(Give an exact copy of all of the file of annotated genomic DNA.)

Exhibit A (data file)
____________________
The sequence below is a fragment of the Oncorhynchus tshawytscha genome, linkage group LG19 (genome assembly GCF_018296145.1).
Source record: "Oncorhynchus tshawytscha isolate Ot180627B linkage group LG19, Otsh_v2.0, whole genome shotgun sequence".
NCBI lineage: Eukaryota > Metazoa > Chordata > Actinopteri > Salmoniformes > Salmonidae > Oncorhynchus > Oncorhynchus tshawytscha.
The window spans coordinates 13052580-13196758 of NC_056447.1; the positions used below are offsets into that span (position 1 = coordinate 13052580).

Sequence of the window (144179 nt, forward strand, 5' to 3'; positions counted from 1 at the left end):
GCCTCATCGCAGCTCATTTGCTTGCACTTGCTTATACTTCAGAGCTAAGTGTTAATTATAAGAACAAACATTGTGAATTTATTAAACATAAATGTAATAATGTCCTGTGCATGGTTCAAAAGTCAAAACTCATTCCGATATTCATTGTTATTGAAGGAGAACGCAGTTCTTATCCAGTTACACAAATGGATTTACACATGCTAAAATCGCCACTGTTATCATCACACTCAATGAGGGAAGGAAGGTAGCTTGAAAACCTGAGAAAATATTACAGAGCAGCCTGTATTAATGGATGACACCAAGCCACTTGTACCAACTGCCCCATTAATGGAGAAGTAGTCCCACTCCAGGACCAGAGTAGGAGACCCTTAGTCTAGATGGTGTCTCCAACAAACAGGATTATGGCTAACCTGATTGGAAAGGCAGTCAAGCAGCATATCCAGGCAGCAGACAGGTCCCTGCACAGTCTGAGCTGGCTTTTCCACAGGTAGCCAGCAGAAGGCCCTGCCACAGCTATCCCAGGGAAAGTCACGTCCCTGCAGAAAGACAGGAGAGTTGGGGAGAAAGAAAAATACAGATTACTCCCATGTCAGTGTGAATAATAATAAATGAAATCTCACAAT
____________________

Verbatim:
The sequence below is a fragment of the Oncorhynchus tshawytscha genome, linkage group LG19 (genome assembly GCF_018296145.1).
Source record: "Oncorhynchus tshawytscha isolate Ot180627B linkage group LG19, Otsh_v2.0, whole genome shotgun sequence".
NCBI lineage: Eukaryota > Metazoa > Chordata > Actinopteri > Salmoniformes > Salmonidae > Oncorhynchus > Oncorhynchus tshawytscha.
The window spans coordinates 13052580-13196758 of NC_056447.1; the positions used below are offsets into that span (position 1 = coordinate 13052580).

Sequence of the window (144179 nt, forward strand, 5' to 3'; positions counted from 1 at the left end):
GCCTCATCGCAGCTCATTTGCTTGCACTTGCTTATACTTCAGAGCTAAGTGTTAATTATAAGAACAAACATTGTGAATTTATTAAACATAAATGTAATAATGTCCTGTGCATGGTTCAAAAGTCAAAACTCATTCCGATATTCATTGTTATTGAAGGAGAACGCAGTTCTTATCCAGTTACACAAATGGATTTACACATGCTAAAATCGCCACTGTTATCATCACACTCAATGAGGGAAGGAAGGTAGCTTGAAAACCTGAGAAAATATTACAGAGCAGCCTGTATTAATGGATGACACCAAGCCACTTGTACCAACTGCCCCATTAATGGAGAAGTAGTCCCACTCCAGGACCAGAGTAGGAGACCCTTAGTCTAGATGGTGTCTCCAACAAACAGGATTATGGCTAACCTGATTGGAAAGGCAGTCAAGCAGCATATCCAGGCAGCAGACAGGTCCCTGCACAGTCTGAGCTGGCTTTTCCACAGGTAGCCAGCAGAAGGCCCTGCCACAGCTATCCCAGGGAAAGTCACGTCCCTGCAGAAAGACAGGAGAGTTGGGGAGAAAGAAAAATACAGATTACTCCCATGTCAGTGTGAATAATAATAAATGAAATCTCACAAT